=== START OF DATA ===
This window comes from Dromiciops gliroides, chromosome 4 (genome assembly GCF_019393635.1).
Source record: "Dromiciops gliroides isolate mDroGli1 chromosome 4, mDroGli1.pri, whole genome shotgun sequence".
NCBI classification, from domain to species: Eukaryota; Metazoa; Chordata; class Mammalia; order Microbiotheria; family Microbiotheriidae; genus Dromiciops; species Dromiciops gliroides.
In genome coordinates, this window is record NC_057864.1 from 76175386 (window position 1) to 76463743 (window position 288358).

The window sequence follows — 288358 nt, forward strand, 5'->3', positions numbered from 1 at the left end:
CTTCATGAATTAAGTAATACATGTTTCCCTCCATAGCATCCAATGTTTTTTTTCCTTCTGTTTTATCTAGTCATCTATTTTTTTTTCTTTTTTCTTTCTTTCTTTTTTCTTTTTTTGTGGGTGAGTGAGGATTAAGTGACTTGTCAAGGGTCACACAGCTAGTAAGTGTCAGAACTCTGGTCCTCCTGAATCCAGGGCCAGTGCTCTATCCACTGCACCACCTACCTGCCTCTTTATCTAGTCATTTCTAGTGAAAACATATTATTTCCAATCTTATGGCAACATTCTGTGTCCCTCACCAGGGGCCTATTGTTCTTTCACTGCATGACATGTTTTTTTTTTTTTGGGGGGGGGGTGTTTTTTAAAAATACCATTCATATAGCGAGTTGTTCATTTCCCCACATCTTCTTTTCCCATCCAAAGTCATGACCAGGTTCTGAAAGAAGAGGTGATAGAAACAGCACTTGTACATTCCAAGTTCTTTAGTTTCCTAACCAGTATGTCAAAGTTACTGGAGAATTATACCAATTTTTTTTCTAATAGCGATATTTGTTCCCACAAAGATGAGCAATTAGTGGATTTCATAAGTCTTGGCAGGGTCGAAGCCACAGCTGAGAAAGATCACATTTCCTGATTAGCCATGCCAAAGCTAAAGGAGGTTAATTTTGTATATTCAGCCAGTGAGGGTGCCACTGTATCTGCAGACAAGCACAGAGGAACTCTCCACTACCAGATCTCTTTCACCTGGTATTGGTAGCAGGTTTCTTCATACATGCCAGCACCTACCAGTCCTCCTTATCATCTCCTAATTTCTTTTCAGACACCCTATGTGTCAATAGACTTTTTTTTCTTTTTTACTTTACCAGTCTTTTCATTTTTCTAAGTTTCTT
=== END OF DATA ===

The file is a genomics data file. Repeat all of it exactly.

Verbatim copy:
This window comes from Dromiciops gliroides, chromosome 4 (genome assembly GCF_019393635.1).
Source record: "Dromiciops gliroides isolate mDroGli1 chromosome 4, mDroGli1.pri, whole genome shotgun sequence".
NCBI classification, from domain to species: Eukaryota; Metazoa; Chordata; class Mammalia; order Microbiotheria; family Microbiotheriidae; genus Dromiciops; species Dromiciops gliroides.
In genome coordinates, this window is record NC_057864.1 from 76175386 (window position 1) to 76463743 (window position 288358).

The window sequence follows — 288358 nt, forward strand, 5'->3', positions numbered from 1 at the left end:
CTTCATGAATTAAGTAATACATGTTTCCCTCCATAGCATCCAATGTTTTTTTTCCTTCTGTTTTATCTAGTCATCTATTTTTTTTTCTTTTTTCTTTCTTTCTTTTTTCTTTTTTTGTGGGTGAGTGAGGATTAAGTGACTTGTCAAGGGTCACACAGCTAGTAAGTGTCAGAACTCTGGTCCTCCTGAATCCAGGGCCAGTGCTCTATCCACTGCACCACCTACCTGCCTCTTTATCTAGTCATTTCTAGTGAAAACATATTATTTCCAATCTTATGGCAACATTCTGTGTCCCTCACCAGGGGCCTATTGTTCTTTCACTGCATGACATGTTTTTTTTTTTTTGGGGGGGGGGTGTTTTTTAAAAATACCATTCATATAGCGAGTTGTTCATTTCCCCACATCTTCTTTTCCCATCCAAAGTCATGACCAGGTTCTGAAAGAAGAGGTGATAGAAACAGCACTTGTACATTCCAAGTTCTTTAGTTTCCTAACCAGTATGTCAAAGTTACTGGAGAATTATACCAATTTTTTTTCTAATAGCGATATTTGTTCCCACAAAGATGAGCAATTAGTGGATTTCATAAGTCTTGGCAGGGTCGAAGCCACAGCTGAGAAAGATCACATTTCCTGATTAGCCATGCCAAAGCTAAAGGAGGTTAATTTTGTATATTCAGCCAGTGAGGGTGCCACTGTATCTGCAGACAAGCACAGAGGAACTCTCCACTACCAGATCTCTTTCACCTGGTATTGGTAGCAGGTTTCTTCATACATGCCAGCACCTACCAGTCCTCCTTATCATCTCCTAATTTCTTTTCAGACACCCTATGTGTCAATAGACTTTTTTTTCTTTTTTACTTTACCAGTCTTTTCATTTTTCTAAGTTTCTT